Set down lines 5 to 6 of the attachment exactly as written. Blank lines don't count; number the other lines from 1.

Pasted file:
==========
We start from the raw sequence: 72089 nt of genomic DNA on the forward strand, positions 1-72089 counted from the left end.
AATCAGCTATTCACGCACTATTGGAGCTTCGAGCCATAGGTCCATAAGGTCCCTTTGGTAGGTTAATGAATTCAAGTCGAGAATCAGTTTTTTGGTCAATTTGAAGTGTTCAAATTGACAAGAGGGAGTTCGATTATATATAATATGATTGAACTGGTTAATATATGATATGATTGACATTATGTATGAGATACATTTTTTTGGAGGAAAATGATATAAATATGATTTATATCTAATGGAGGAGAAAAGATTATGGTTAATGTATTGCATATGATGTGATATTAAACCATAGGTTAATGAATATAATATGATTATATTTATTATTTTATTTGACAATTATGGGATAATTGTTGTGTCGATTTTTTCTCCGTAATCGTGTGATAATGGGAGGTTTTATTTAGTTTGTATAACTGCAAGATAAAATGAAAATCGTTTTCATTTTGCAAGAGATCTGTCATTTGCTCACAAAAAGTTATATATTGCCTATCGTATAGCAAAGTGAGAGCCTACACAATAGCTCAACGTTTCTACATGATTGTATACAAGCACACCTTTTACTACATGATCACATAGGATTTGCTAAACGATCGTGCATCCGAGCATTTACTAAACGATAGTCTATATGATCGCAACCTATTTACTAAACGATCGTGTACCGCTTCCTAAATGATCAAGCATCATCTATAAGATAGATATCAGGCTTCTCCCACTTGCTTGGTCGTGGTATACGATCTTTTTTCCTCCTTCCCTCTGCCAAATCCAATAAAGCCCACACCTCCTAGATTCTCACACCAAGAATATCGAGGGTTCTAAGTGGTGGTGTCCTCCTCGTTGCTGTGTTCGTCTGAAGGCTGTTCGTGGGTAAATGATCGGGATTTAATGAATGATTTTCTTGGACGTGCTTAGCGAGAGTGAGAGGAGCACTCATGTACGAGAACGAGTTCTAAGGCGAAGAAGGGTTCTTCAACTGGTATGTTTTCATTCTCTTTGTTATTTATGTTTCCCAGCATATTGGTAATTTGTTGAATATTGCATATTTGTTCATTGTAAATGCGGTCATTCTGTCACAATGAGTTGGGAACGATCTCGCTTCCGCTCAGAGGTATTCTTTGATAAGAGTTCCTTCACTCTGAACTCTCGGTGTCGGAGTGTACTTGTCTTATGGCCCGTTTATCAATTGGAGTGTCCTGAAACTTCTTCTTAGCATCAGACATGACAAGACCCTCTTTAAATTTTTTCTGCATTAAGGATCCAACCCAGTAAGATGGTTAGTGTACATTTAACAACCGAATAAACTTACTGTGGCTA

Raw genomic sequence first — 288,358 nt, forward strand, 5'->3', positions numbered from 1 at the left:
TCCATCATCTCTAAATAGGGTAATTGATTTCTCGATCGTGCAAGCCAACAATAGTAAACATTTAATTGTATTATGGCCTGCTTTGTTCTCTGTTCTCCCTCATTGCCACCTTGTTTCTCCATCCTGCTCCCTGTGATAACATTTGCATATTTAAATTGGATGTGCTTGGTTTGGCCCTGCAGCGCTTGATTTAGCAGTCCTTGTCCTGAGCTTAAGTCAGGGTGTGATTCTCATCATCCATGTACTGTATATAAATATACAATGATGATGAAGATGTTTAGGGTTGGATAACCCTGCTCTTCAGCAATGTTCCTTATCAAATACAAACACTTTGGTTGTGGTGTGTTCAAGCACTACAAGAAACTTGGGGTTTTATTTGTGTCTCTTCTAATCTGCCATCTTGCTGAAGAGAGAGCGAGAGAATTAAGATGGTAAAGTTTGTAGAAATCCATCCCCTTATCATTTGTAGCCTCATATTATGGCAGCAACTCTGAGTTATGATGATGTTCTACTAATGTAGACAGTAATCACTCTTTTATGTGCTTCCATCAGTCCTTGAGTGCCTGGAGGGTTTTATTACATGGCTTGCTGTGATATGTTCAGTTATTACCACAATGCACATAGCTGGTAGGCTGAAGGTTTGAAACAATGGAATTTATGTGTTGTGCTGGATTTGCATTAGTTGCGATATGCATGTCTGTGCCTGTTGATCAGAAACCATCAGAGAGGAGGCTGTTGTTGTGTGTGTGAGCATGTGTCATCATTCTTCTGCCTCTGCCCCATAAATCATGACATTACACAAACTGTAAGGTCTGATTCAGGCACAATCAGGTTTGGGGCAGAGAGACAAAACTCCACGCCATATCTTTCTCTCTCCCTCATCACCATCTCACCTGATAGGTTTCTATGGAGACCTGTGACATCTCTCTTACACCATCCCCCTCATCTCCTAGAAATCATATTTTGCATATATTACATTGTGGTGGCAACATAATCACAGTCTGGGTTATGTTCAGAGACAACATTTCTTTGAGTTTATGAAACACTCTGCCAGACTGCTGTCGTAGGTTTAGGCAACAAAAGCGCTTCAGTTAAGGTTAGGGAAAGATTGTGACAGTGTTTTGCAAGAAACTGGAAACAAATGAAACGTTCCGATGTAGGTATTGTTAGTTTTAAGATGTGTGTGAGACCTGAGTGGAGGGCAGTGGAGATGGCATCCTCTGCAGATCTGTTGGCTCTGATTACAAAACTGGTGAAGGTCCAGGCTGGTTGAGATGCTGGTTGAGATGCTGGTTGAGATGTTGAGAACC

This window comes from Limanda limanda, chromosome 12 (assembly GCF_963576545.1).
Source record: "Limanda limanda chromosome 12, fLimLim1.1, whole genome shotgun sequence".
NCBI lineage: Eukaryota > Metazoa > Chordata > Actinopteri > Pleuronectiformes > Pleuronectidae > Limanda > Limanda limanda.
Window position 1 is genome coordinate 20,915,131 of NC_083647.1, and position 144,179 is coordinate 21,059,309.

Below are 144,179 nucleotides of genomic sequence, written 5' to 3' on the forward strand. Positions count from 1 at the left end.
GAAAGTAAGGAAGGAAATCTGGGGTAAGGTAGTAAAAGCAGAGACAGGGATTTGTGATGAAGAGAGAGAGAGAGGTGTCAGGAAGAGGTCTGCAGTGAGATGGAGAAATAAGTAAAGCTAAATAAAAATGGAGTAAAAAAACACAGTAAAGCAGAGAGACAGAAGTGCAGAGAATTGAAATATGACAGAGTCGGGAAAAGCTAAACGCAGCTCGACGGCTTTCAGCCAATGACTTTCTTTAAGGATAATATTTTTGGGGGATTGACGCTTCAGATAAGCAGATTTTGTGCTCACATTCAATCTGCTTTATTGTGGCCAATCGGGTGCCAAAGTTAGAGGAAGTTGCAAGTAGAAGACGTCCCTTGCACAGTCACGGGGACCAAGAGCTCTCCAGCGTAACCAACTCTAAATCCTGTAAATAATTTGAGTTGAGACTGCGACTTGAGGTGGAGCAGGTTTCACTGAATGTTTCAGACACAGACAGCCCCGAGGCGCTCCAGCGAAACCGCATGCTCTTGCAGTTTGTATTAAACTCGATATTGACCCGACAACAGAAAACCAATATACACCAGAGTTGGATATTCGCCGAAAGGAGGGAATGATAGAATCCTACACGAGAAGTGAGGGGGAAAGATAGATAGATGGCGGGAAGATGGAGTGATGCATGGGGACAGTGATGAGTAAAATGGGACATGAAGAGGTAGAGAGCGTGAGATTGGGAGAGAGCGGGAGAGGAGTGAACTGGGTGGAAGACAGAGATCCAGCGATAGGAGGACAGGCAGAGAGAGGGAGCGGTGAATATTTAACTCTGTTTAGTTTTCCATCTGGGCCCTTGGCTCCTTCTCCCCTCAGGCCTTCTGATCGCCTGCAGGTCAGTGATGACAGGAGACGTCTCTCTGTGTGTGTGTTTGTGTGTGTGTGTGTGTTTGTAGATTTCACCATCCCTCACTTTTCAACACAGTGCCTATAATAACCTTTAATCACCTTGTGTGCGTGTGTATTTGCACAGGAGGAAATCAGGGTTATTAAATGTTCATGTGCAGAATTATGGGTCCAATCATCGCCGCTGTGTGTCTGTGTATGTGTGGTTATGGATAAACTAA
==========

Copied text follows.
This window comes from Limanda limanda, chromosome 12 (assembly GCF_963576545.1).
Source record: "Limanda limanda chromosome 12, fLimLim1.1, whole genome shotgun sequence".